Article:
Why we hate what we watch but we love to keep coming back

If it bleeds, it leads. That’s the grand proverb used in journalistic circles, an axiom recognizing that humanity is naturally drawn to conflict and sensationalism. When we pass by a car accident, we slow down to take a peek at the ruined vehicles before driving off. Humanity is fraught with this curse, having an innate desire to consume bad news.

Political media knows this and capitalizes on it.

We don’t turn on the news and hear positivity. We don’t even expect positivity, yet we feel the need to come back to watch more. If we’re honest, we mostly check the news when something dramatic or negative has happened.

After all, Tucker Carlson doesn’t have the most-watched show on political television because he talks about sunshine, lollipops and rainbows — quite the contrary. Tucker’s dedicated listeners eagerly sit through an hour of FBI weaponization, vaccine mandates and the collapse of law and order, among any number of fearmongering subjects. Sure, some of what he discusses on his show is actually the news, but I question the merits of the entire infotainment machine that churns out slop we crave with each airing.

But this isn’t just a Tucker problem — he is an example of the industry as a whole, including sources both sides of the political aisle consume religiously.

Turn on Fox News, and you can bet they’re talking about the radical left’s indoctrination of children or the invasion at the southern border. On CNN, far-right conspiracy theorists want to overthrow democracy while they continue to focus on former President Donald Trump mishandling nuclear secrets. Open Twitter or TikTok — where everyone is an intellectual political expert — and you find the most mind-numbing and almost satirical statements on political issues imaginable.

Graphic by Hannah Gilmer

In the name of “staying informed about politics,” we subject ourselves to the landfill of toxic news coverage to “know what’s going on” — at least what we think is going on.

But are we even being told what’s really happening, or are we being told what we want to hear? After all, news companies are businesses, and they want people to consume news from their program. They’re not going to discuss what doesn’t make us come back. They’re going to talk about whatever keeps us watching.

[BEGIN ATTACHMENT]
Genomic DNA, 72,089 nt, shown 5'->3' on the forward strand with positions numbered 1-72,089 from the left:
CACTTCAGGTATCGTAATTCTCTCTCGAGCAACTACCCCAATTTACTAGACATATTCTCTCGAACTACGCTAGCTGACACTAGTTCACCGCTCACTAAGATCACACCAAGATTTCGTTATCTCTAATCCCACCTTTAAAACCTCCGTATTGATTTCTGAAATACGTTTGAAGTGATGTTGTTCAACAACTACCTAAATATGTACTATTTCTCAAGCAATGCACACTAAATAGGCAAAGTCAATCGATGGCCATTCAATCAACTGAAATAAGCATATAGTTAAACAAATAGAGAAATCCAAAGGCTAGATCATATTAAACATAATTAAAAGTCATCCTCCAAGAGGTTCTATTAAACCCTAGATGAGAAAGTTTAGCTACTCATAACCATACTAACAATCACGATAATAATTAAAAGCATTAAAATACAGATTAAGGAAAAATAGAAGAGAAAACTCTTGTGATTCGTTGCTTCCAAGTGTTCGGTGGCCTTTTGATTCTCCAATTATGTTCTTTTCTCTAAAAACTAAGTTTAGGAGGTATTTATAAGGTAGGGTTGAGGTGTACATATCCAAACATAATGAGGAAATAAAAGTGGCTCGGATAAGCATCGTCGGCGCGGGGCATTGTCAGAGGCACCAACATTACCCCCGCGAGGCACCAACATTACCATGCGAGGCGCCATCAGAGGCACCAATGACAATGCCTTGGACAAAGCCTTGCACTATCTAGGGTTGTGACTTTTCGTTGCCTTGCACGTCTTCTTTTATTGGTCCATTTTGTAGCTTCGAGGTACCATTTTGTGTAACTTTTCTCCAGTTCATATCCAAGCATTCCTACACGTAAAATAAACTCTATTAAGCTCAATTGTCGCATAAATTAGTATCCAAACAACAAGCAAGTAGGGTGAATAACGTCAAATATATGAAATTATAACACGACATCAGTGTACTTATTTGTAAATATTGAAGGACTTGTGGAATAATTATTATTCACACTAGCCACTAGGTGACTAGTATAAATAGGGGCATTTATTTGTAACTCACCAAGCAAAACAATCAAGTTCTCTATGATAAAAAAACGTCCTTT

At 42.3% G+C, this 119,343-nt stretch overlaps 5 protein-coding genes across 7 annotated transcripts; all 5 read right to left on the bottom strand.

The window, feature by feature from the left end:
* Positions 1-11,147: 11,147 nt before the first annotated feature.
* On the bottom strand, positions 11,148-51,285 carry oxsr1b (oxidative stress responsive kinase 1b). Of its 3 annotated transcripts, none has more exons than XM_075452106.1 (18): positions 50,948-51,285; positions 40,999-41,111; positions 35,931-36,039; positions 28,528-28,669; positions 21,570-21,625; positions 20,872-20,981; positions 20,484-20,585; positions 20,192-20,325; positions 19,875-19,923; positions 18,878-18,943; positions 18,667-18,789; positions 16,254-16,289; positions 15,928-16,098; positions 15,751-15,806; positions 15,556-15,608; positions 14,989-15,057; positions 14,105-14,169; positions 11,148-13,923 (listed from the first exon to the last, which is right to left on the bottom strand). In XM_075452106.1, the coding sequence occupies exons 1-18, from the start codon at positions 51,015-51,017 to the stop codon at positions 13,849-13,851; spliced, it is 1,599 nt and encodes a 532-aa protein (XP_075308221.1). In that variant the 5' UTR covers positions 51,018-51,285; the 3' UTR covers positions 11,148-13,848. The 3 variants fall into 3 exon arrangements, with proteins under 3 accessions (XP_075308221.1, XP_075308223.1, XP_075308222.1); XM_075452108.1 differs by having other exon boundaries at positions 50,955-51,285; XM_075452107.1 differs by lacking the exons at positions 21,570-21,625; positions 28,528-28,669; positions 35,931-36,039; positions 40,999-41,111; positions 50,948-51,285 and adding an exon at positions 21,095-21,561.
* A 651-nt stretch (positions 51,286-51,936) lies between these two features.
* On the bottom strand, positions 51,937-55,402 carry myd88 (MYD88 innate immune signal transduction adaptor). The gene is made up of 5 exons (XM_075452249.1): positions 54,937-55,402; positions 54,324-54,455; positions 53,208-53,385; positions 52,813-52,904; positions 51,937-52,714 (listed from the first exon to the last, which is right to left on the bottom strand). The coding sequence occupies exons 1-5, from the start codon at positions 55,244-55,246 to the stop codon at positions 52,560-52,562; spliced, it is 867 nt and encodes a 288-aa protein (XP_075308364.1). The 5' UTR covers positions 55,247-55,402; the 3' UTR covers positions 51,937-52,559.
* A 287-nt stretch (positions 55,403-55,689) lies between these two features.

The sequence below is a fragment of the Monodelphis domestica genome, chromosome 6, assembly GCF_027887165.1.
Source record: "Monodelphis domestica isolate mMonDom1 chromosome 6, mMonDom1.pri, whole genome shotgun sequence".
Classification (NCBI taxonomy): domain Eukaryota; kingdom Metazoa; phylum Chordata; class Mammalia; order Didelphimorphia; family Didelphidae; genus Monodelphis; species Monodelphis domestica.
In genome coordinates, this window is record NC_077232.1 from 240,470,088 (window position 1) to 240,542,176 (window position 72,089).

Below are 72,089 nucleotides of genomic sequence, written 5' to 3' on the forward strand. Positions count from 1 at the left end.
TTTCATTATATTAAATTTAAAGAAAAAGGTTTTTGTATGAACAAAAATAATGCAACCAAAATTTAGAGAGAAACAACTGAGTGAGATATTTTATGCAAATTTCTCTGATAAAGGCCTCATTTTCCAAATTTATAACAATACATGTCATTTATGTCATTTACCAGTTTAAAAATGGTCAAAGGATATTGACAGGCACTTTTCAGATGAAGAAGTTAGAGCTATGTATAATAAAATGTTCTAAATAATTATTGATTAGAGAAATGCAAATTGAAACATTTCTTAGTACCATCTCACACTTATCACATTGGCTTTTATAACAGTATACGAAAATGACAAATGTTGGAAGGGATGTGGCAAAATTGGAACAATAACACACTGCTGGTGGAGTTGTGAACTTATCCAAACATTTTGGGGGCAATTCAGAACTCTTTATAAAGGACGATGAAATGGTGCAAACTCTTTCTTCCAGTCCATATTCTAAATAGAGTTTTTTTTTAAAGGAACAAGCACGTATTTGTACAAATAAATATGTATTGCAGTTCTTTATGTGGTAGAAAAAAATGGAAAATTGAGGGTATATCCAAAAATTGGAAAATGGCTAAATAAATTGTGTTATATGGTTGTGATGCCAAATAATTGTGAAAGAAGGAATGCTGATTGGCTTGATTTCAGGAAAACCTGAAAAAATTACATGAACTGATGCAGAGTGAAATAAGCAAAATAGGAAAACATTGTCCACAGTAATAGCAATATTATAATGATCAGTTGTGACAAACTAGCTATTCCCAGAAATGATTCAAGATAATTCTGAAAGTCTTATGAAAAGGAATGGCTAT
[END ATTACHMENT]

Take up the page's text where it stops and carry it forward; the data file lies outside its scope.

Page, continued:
It’s the nature of the business, and it’s the nature of consuming political news. We listen to what we want to hear, and news companies are fully aware of this.

Look at the conservative media battleground. Fox News, Newsmax and One American News Network, the three news sources fighting for the right wing’s attention, have entered into competition for the dedication of news junkie Conservatives. 

Newsmax and OANN have siphoned viewers from Fox News, especially with the shift President Trump brought to the media landscape. Newsmax has labeled Fox News, once the monopoly of conservative media, as “going woke,” and their anchors have questioned a possible “hard-left turn.” Fox News has found a diminished influence among some Conservatives because other sources have appealed to those dissatisfied with Fox News’ presentation of news.

Conservatives and Liberals both succumb to news sources that capture their attention. It’s like calling the sky blue when saying that Conservatives watch conservative news and Liberals watch liberal news — they both want to hear what they want to hear. Media giants on both sides purposefully appeal to our partisan behavior and the tribalism that splits the United States into two factions.

Conservative news talks about how bad Democrats are, and liberal media bashes Republicans. Both sides of the aisle would agree that the outlook of the world is negative, each with their own reasoning as to why.

We know, or at least should become aware of, our love-to-hate relationship with bad news, yet we often allow the media to take advantage of this behavior. We huddle up in our partisan tents and watch how bad the outside world is from the window our trusted news seems to provide.

We must ask this question when analyzing our news consumption habits: “Why am I watching this?” It is imperative to discern what makes the news appeal to us. Is it because it confirms our biases? Is it because we get a tinge of excitement when we view the sensational?

Why are we so quick to revisit the toxic landfill that is political media?

Browder is the opinion editor for the Liberty Champion

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